The Story of the American Flag Through Stamps

Promoting a National Flag Day

37-cent 1893 Silk Bookmark stamp
This stamp highlights a photograph of a brightly colored silk bookmark woven as a souvenir for the World's Columbian Exposition in Chicago in 1893, the same year as the Flag Day exercises in Philadelphia.

Across the country, others began advocating and planning Flag Day celebrations throughout the 1890s. On June 14, 1889, George Balch, a kindergarten teacher in New York City, planned patriotic activities for his students. The New York State Board of Education later adopted his observance of Flag Day statewide. In 1891, the Betsy Ross House in Philadelphia held a Flag Day celebration.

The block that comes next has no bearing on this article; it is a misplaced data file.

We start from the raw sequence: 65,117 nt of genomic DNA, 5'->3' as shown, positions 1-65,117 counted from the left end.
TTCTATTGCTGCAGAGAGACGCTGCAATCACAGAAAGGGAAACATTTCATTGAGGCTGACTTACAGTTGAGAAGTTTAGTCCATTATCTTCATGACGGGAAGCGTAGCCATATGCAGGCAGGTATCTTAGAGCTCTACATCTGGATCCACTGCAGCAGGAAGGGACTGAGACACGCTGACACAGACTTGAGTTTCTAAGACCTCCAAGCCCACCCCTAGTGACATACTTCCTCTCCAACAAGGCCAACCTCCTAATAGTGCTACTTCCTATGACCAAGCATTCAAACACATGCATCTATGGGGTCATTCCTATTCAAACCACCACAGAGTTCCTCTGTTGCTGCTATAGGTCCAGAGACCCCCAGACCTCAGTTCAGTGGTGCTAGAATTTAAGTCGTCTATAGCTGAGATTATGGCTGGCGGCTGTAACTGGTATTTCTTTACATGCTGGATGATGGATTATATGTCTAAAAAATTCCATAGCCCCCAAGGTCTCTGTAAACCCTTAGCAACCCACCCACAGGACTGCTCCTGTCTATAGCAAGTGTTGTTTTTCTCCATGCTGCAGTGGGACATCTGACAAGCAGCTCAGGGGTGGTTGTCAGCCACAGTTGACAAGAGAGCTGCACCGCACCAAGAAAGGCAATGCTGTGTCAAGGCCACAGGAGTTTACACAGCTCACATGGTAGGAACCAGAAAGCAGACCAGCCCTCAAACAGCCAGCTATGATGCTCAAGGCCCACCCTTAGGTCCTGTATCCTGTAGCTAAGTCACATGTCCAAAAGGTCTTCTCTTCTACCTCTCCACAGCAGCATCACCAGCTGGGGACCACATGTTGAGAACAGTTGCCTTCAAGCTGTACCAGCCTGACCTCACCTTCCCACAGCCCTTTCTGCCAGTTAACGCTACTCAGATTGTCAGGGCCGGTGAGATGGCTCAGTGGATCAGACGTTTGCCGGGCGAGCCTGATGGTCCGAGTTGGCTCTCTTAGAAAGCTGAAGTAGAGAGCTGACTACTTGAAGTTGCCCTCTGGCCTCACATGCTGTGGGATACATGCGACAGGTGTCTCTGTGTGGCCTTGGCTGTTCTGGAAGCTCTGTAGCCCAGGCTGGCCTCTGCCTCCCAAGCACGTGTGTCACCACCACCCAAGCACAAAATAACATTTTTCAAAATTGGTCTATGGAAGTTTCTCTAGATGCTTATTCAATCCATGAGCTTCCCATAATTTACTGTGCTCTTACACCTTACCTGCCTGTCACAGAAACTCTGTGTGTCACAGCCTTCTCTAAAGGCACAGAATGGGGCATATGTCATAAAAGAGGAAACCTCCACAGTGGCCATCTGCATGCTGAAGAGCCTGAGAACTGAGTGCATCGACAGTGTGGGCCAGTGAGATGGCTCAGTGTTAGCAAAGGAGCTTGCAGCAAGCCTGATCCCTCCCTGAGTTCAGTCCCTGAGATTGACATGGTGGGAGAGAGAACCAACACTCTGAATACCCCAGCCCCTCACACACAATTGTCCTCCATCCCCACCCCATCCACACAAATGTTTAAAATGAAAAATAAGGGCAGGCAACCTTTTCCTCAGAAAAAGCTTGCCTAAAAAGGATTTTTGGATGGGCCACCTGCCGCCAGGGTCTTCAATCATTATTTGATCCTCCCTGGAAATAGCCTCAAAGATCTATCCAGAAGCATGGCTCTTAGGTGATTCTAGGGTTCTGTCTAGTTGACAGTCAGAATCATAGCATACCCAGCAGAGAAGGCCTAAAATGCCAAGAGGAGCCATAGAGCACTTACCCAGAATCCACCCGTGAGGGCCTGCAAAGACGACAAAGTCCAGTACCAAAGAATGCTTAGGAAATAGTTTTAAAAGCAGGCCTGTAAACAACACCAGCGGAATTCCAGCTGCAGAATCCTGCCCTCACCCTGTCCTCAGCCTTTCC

Following the suggestion of Colonel J. Granville Leach, the historian of the Pennsylvania Society of the Sons of the Revolution, the Pennsylvania Society of Colonial Dames of America adopted a resolution in 1893 urging the mayor of Philadelphia, all others in authority, and all private citizens to display the American flag on June 14th. The Board of Managers of the Pennsylvania Society of Sons of the Revolution unanimously endorsed the action of the Colonial Dames. Colonel Leach also recommended that the day be thereafter known as Flag Day. As a result, Dr. Edward Brooks, Superintendent of Public Schools of Philadelphia, declared that Flag Day exercises would be held on June 14, 1893, in Independence Square. On that day, school children assembled for appropriate exercises and each child received a small flag.